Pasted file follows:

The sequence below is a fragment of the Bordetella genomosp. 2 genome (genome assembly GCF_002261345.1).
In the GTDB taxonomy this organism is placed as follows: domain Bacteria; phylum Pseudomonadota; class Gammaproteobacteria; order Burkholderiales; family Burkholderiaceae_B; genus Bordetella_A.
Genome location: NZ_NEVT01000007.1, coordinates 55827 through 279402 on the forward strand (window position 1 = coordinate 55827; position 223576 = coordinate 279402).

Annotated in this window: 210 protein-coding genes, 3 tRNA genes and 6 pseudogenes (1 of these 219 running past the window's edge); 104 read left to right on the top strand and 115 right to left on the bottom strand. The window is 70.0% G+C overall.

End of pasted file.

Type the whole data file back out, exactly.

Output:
The sequence below is a fragment of the Bordetella genomosp. 2 genome (genome assembly GCF_002261345.1).
In the GTDB taxonomy this organism is placed as follows: domain Bacteria; phylum Pseudomonadota; class Gammaproteobacteria; order Burkholderiales; family Burkholderiaceae_B; genus Bordetella_A.
Genome location: NZ_NEVT01000007.1, coordinates 55827 through 279402 on the forward strand (window position 1 = coordinate 55827; position 223576 = coordinate 279402).

Annotated in this window: 210 protein-coding genes, 3 tRNA genes and 6 pseudogenes (1 of these 219 running past the window's edge); 104 read left to right on the top strand and 115 right to left on the bottom strand. The window is 70.0% G+C overall.